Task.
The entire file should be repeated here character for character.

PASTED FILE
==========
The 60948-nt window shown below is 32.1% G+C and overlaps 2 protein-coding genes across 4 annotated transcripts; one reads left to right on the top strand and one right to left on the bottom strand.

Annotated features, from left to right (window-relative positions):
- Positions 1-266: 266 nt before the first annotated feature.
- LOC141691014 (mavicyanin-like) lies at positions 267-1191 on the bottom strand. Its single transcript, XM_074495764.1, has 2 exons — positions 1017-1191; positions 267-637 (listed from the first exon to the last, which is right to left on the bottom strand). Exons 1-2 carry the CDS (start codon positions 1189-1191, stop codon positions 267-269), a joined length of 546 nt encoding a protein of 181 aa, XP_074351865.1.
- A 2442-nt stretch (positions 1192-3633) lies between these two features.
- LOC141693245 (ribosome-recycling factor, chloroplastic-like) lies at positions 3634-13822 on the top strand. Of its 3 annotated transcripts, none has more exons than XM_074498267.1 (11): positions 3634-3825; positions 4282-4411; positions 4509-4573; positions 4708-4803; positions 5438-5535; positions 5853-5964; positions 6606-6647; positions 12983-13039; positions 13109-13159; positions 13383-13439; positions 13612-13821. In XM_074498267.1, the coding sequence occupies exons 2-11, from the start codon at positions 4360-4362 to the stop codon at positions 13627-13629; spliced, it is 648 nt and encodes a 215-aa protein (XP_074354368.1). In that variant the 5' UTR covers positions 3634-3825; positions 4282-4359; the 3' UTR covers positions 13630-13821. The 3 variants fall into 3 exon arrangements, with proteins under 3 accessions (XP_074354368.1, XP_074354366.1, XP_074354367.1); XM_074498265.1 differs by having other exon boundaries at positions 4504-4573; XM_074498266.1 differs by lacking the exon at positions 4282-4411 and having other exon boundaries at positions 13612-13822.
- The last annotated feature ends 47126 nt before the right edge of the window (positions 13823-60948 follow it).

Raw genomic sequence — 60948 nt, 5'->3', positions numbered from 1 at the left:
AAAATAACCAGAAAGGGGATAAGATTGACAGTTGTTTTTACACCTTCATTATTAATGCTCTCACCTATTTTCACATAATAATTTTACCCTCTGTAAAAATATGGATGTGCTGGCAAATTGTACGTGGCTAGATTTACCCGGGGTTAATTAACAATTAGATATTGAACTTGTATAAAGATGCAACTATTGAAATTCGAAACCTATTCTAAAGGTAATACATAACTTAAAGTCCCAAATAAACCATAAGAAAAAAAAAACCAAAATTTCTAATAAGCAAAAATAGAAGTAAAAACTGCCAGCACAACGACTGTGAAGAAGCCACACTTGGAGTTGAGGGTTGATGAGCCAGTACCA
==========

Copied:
The 60948-nt window shown below is 32.1% G+C and overlaps 2 protein-coding genes across 4 annotated transcripts; one reads left to right on the top strand and one right to left on the bottom strand.

Annotated features, from left to right (window-relative positions):
- Positions 1-266: 266 nt before the first annotated feature.
- LOC141691014 (mavicyanin-like) lies at positions 267-1191 on the bottom strand. Its single transcript, XM_074495764.1, has 2 exons — positions 1017-1191; positions 267-637 (listed from the first exon to the last, which is right to left on the bottom strand). Exons 1-2 carry the CDS (start codon positions 1189-1191, stop codon positions 267-269), a joined length of 546 nt encoding a protein of 181 aa, XP_074351865.1.
- A 2442-nt stretch (positions 1192-3633) lies between these two features.
- LOC141693245 (ribosome-recycling factor, chloroplastic-like) lies at positions 3634-13822 on the top strand. Of its 3 annotated transcripts, none has more exons than XM_074498267.1 (11): positions 3634-3825; positions 4282-4411; positions 4509-4573; positions 4708-4803; positions 5438-5535; positions 5853-5964; positions 6606-6647; positions 12983-13039; positions 13109-13159; positions 13383-13439; positions 13612-13821. In XM_074498267.1, the coding sequence occupies exons 2-11, from the start codon at positions 4360-4362 to the stop codon at positions 13627-13629; spliced, it is 648 nt and encodes a 215-aa protein (XP_074354368.1). In that variant the 5' UTR covers positions 3634-3825; positions 4282-4359; the 3' UTR covers positions 13630-13821. The 3 variants fall into 3 exon arrangements, with proteins under 3 accessions (XP_074354368.1, XP_074354366.1, XP_074354367.1); XM_074498265.1 differs by having other exon boundaries at positions 4504-4573; XM_074498266.1 differs by lacking the exon at positions 4282-4411 and having other exon boundaries at positions 13612-13822.
- The last annotated feature ends 47126 nt before the right edge of the window (positions 13823-60948 follow it).

Raw genomic sequence — 60948 nt, 5'->3', positions numbered from 1 at the left:
AAAATAACCAGAAAGGGGATAAGATTGACAGTTGTTTTTACACCTTCATTATTAATGCTCTCACCTATTTTCACATAATAATTTTACCCTCTGTAAAAATATGGATGTGCTGGCAAATTGTACGTGGCTAGATTTACCCGGGGTTAATTAACAATTAGATATTGAACTTGTATAAAGATGCAACTATTGAAATTCGAAACCTATTCTAAAGGTAATACATAACTTAAAGTCCCAAATAAACCATAAGAAAAAAAAAACCAAAATTTCTAATAAGCAAAAATAGAAGTAAAAACTGCCAGCACAACGACTGTGAAGAAGCCACACTTGGAGTTGAGGGTTGATGAGCCAGTACCA